Optical communications systems are becoming increasingly important in the high speed transmission of large amounts of information. A typical optical communications system comprises a source of modulated optical input signals, a length of optical fiber coupled to the source, and a receiver for optical signals coupled to the fiber. The input signals are typically in the form of digital pulses which are transmitted with minimum attenuation in guided modes along the axis of the fiber.

One difficulty with optical communications systems is dispersion. Different wavelength components of a pulse are transmitted with slightly different facility with the consequence that a sharp, symmetrical pulse at the input, after traveling many kilometers, becomes deformed and unsymmetrical. In the absence of preventative measures, a pulse will eventually degrade to a point where its initial location in a binary sequence is indeterminate.

It has been proposed that dispersion can be reduced by midspan spectral inversion of propagating pulses, i.e. at the midpoint of the fiber path inverting the pulse waveform so that the higher frequency portion has the shape of the lower frequency portion and vice versa (effectively a 180 rotation of the pulse waveform about its center wavelength). As a result, after the inverted pulse travels over the second half of the communications path, the additional dispersion will reverse much of the distorting effect of the dispersion that occurred during the first half.

One approach to spectral inversion is through the use of a phenomenon known as four-wave mixing. When the pulse is co-propagated along a fiber with high power (5-50 mW) narrow band light near the pulse wavelength, a second pulse is produced at a wavelength slightly different from the original pulse. The frequency-shifted second pulse has an inverted waveform as compared to the initial pulse. Unfortunately, the four-wave mixing arrangements heretofore known require tens of kilometers of co-propagation and produce inverted pulses 10-25 dB down from the input pulse. Accordingly, there is a need for an improved four-wave mixer providing a stronger inverted pulse in a more compact arrangement.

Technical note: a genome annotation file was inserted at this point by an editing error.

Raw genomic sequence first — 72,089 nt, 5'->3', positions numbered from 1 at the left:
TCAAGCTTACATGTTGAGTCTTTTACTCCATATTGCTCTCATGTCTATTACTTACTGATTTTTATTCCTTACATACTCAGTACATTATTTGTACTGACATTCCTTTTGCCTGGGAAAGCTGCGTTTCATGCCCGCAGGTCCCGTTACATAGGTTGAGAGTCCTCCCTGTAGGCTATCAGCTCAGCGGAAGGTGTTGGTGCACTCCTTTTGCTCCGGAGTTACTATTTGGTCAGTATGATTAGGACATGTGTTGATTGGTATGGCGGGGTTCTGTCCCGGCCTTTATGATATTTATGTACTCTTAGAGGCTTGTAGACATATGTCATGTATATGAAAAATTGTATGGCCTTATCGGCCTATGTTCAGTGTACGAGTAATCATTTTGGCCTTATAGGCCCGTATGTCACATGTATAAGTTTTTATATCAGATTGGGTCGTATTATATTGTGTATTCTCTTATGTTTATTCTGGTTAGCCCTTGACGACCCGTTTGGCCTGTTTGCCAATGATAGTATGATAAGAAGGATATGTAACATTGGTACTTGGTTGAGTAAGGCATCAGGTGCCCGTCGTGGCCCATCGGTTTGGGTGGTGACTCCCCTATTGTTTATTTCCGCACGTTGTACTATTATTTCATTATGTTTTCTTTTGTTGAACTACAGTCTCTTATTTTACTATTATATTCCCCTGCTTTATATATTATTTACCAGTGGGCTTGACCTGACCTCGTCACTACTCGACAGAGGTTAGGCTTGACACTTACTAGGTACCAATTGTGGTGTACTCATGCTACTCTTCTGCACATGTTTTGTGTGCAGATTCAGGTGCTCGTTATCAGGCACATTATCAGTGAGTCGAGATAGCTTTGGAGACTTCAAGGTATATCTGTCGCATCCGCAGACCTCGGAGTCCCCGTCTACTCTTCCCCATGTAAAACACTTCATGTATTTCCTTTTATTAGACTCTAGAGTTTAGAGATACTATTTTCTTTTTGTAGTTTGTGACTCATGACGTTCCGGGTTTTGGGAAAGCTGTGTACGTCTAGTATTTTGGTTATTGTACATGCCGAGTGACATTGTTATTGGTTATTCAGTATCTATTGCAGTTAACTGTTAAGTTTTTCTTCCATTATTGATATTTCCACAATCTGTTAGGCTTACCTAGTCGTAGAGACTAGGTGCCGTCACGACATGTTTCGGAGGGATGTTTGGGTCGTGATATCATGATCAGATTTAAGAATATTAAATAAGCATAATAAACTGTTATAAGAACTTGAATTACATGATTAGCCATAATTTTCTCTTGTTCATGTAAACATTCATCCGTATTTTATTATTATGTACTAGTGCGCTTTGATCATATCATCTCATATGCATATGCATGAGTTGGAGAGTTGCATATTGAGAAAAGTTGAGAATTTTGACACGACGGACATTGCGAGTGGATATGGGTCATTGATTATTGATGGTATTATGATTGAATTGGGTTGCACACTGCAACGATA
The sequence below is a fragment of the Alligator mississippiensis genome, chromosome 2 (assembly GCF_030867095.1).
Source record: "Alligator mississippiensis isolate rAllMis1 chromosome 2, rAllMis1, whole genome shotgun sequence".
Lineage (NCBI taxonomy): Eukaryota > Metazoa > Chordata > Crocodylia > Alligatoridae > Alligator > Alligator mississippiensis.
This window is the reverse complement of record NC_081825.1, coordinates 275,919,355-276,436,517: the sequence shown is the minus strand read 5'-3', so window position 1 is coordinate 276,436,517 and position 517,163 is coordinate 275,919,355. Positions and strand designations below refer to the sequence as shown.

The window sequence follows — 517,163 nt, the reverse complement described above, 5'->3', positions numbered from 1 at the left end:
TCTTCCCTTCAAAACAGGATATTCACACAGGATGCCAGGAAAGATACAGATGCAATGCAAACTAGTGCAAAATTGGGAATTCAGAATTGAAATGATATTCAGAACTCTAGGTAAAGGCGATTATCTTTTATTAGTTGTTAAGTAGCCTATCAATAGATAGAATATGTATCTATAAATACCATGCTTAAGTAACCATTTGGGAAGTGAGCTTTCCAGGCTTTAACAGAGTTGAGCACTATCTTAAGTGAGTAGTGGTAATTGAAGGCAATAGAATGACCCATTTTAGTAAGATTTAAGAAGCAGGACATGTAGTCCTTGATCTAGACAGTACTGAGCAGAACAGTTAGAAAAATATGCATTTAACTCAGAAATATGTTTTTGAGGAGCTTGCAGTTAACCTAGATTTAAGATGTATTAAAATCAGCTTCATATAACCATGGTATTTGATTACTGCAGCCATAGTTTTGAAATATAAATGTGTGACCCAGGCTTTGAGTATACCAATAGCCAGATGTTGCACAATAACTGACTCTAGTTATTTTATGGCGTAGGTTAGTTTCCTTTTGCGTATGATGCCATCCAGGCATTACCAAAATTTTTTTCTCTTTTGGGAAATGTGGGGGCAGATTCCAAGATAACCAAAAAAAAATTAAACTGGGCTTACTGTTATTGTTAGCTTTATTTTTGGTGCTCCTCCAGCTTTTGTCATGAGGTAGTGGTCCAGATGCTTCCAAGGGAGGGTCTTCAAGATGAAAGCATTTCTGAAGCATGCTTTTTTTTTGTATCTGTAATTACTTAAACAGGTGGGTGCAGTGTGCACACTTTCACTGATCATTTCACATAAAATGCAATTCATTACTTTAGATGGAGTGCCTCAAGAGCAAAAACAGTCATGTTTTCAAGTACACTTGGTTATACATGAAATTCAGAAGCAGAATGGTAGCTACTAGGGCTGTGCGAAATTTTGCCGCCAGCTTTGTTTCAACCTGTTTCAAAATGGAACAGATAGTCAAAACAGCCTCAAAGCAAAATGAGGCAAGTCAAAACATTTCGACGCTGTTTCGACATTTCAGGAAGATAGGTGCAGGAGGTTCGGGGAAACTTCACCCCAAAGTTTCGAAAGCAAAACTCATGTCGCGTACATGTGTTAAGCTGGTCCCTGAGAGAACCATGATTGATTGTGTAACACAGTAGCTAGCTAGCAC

SUMMARY OF THE INVENTION

In accordance with the invention, an optical four-wave mixer for producing a phase-conjugated signal comprises a source of optical input signals, a fiber laser for receiving the signals, and a detector for selectively detecting the frequency-shifted signals produced by four-wave mixing. The laser can be a rare-earth doped fiber laser with a fiber cavity phase matched to the input signals. The frequency-shifted output signals have an inverted spectral waveform as compared with the input signals. The mixer can be made in compact form with a cavity length as small as 100 m and can provide inverted signals at the same intensity as the input signals, making the mixer particularly useful for providing spectral inversion in an optical communications system.

BRIEF DESCRIPTION OF THE DRAWINGS

The advantages, nature and various features of the invention will appear more fully upon consideration of the illustrative embodiments now to be described in detail in connection with the accompanying drawings. In the drawings:

FIG. 1 is a schematic diagram of an optical four-wave mixer in accordance with one embodiment of the invention;

FIG. 2 is a spectral diagram showing the various optical signals associated with the operation of the device of FIG. 1; and

FIG. 3 is a schematic diagram of an optical communications system employing the device of FIG. 1 for spectral inversion.

It is to be understood that these drawings are for purposes of illustrating the concepts of the invention and, except for graphs, are not to scale.

DETAILED DESCRIPTION

Referring to the drawings, FIG. 1 is a schematic diagram of an optical four-wave mixer 8 comprising a source 9 of optical input signals of center wavelength λ, a fiber laser for receiving the input signals, and, a detector 17 provided downstream of the laser for selectively responding to the frequency-shifted four-wave mixing signals produced in the laser cavity. In typical applications the source will provide a digitally modulated sequence of input pulses at a constant repetition rate.